Appeal from the Order of the Secretary of Education in case of In Re: Appeal of Paul D. Landi, Professional Employee, from a decision of the Board of School Directors of the West Chester Area School District, Chester County, Pennsylvania, No. 246.
John M. Gallagher, Jr., with him Richard, Brian, DiSanti & Hamilton, for appellant.
Lawrence E. MacElree, with him Randy L. Sebastian, and MacElree, Harvey, Gallagher & Kean, for appellee, School District.
Ross A. Urich, Assistant Attorney General, with him Edward A. Miller, Assistant Attorney General, for appellee, Commonwealth.
Judges Kramer, Rogers and Blatt, sitting as a panel of three. Opinion by Judge Rogers.
[ 23 Pa. Commw. Page 587]
Paul D. Landi, formerly a tenured professional employe of the West Chester Area School District, here appeals from an order of the Secretary of Education sustaining the action of the School Board terminating his contract.
On May 6, 1974 Mr. Landi was a veteran of 16 years of teaching in the public schools of Pennsylvania, the last 11 of which had been served in the West Chester Area School District. The incident which resulted in his being charged with cruelty, a cause of termination provided by Section 1122 of the Public School Code of 1949,*fn1 occurred on that date. A proper notice of the charge was provided, the School Board conducted a hearing at which Mr. Landi was represented by counsel, the Board determined that the charge had been proved and on appeal the record made by the Board was submitted as the record upon which the Secretary should base his decision.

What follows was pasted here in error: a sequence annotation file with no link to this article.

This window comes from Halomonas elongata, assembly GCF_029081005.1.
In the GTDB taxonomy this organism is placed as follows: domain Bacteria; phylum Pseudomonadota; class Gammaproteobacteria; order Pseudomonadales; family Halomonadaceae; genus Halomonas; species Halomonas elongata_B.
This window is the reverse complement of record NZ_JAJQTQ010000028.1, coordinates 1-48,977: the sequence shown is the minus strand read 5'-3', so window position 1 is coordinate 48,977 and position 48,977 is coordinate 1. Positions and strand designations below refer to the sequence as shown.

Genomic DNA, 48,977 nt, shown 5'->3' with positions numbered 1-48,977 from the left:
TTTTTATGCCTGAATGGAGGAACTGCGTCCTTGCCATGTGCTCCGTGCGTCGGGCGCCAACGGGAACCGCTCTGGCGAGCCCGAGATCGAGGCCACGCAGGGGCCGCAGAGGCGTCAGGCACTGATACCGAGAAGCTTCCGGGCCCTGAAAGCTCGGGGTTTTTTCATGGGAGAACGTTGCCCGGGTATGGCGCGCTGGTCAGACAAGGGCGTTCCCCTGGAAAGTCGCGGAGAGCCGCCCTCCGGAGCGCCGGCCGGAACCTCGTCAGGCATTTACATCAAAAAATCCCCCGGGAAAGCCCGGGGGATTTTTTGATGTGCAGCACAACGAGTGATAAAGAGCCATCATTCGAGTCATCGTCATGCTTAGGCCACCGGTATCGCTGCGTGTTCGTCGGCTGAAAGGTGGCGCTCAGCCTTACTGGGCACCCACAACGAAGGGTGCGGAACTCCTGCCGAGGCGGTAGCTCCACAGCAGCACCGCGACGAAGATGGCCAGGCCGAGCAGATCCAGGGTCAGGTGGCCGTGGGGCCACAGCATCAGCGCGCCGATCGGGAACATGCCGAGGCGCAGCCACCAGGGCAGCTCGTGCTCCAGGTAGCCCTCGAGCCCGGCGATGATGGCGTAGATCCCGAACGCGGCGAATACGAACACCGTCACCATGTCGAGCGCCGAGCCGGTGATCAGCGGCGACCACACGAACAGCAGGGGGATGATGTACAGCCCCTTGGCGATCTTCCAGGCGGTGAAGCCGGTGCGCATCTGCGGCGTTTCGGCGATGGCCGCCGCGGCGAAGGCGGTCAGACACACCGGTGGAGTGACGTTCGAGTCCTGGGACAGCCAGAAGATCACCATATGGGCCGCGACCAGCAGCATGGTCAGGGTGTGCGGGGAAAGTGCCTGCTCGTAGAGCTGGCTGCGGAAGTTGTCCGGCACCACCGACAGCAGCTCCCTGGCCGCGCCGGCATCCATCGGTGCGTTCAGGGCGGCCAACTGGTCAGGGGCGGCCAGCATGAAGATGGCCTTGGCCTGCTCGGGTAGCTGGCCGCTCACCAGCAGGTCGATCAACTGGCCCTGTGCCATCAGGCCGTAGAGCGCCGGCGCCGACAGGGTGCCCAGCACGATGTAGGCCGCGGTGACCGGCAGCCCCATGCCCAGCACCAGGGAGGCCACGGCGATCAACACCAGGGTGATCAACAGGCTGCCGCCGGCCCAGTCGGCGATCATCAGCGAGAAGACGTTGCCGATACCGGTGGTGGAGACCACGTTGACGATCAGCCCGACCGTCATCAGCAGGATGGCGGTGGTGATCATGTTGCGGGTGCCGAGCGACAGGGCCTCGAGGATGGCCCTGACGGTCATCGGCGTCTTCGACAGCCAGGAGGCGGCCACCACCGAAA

The Secretary made the following critical findings of fact:
"2. On the afternoon of Monday, May 6, 1974, the appellant's sixth grade students were restless and edgy in anticipation of dismissal which would be occurring within the next 15 minutes; it was a study
[ 23 Pa. Commw. Page 588]
period and the students were free to work as they wished. The Appellant noticed that one student, Donald F., was talking with his classmates instead of studying. The Appellant called Donald to the front of the room and asked him to be quiet and work on his lessons. When Donald returned to his chair, someone said: 'The elephant is angry.' This remark the Appellant understood to be a reference to himself -- the Appellant is a large, heavy-set man, weighing approximately two hundred thirty pounds and standing six feet one inch tall.
"3. Believing that Donald had made the remark, the Appellant called him back to the front of the room. The Appellant grabbed Donald by the shoulders, shook him, then pushed him into the blackboard causing Donald to hit his head. Donald fell to the floor. The Appellant grabbed Donald by his hair and arm and lifted him to his feet. The Appellant then pushed Donald into the bookcase. Donald hit his head again ...